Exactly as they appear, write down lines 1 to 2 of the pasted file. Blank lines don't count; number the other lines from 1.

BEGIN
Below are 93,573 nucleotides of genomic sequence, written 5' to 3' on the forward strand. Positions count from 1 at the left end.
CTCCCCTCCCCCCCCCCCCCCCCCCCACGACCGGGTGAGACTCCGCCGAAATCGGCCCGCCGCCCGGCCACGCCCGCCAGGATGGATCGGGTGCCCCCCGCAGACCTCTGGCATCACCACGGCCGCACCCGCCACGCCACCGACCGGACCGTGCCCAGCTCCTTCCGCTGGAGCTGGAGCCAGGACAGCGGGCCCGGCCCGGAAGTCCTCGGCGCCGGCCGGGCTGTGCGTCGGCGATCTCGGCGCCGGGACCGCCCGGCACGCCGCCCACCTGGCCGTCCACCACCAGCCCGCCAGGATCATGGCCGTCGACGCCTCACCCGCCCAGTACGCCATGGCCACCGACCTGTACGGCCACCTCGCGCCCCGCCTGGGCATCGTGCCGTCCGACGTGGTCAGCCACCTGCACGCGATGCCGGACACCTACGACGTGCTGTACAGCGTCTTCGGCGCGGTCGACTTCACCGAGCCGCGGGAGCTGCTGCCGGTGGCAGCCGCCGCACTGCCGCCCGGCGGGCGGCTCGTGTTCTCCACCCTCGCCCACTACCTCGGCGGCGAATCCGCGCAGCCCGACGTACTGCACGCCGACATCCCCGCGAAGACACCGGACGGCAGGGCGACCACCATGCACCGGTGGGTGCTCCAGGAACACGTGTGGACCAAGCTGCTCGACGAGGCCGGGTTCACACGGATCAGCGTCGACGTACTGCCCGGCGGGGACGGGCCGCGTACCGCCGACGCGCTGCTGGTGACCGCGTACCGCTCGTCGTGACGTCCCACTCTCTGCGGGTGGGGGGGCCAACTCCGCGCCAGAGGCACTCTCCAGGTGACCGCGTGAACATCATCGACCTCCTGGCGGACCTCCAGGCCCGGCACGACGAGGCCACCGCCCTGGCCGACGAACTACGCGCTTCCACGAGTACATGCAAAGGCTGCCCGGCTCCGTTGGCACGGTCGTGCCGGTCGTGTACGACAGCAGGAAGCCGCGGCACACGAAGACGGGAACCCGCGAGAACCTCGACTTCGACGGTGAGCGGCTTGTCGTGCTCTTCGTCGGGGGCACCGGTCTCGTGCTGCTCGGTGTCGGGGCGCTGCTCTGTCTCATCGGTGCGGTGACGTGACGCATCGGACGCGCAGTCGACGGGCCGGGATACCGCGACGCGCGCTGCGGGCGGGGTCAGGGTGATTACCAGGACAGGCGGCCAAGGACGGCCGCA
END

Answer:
Below are 93,573 nucleotides of genomic sequence, written 5' to 3' on the forward strand. Positions count from 1 at the left end.
CTCCCCTCCCCCCCCCCCCCCCCCCCACGACCGGGTGAGACTCCGCCGAAATCGGCCCGCCGCCCGGCCACGCCCGCCAGGATGGATCGGGTGCCCCCCGCAGACCTCTGGCATCACCACGGCCGCACCCGCCACGCCACCGACCGGACCGTGCCCAGCTCCTTCCGCTGGAGCTGGAGCCAGGACAGCGGGCCCGGCCCGGAAGTCCTCGGCGCCGGCCGGGCTGTGCGTCGGCGATCTCGGCGCCGGGACCGCCCGGCACGCCGCCCACCTGGCCGTCCACCACCAGCCCGCCAGGATCATGGCCGTCGACGCCTCACCCGCCCAGTACGCCATGGCCACCGACCTGTACGGCCACCTCGCGCCCCGCCTGGGCATCGTGCCGTCCGACGTGGTCAGCCACCTGCACGCGATGCCGGACACCTACGACGTGCTGTACAGCGTCTTCGGCGCGGTCGACTTCACCGAGCCGCGGGAGCTGCTGCCGGTGGCAGCCGCCGCACTGCCGCCCGGCGGGCGGCTCGTGTTCTCCACCCTCGCCCACTACCTCGGCGGCGAATCCGCGCAGCCCGACGTACTGCACGCCGACATCCCCGCGAAGACACCGGACGGCAGGGCGACCACCATGCACCGGTGGGTGCTCCAGGAACACGTGTGGACCAAGCTGCTCGACGAGGCCGGGTTCACACGGATCAGCGTCGACGTACTGCCCGGCGGGGACGGGCCGCGTACCGCCGACGCGCTGCTGGTGACCGCGTACCGCTCGTCGTGACGTCCCACTCTCTGCGGGTGGGGGGGCCAACTCCGCGCCAGAGGCACTCTCCAGGTGACCGCGTGAACATCATCGACCTCCTGGCGGACCTCCAGGCCCGGCACGACGAGGCCACCGCCCTGGCCGACGAACTACGCGCTTCCACGAGTACATGCAAAGGCTGCCCGGCTCCGTTGGCACGGTCGTGCCGGTCGTGTACGACAGCAGGAAGCCGCGGCACACGAAGACGGGAACCCGCGAGAACCTCGACTTCGACGGTGAGCGGCTTGTCGTGCTCTTCGTCGGGGGCACCGGTCTCGTGCTGCTCGGTGTCGGGGCGCTGCTCTGTCTCATCGGTGCGGTGACGTGACGCATCGGACGCGCAGTCGACGGGCCGGGATACCGCGACGCGCGCTGCGGGCGGGGTCAGGGTGATTACCAGGACAGGCGGCCAAGGACGGCCGCA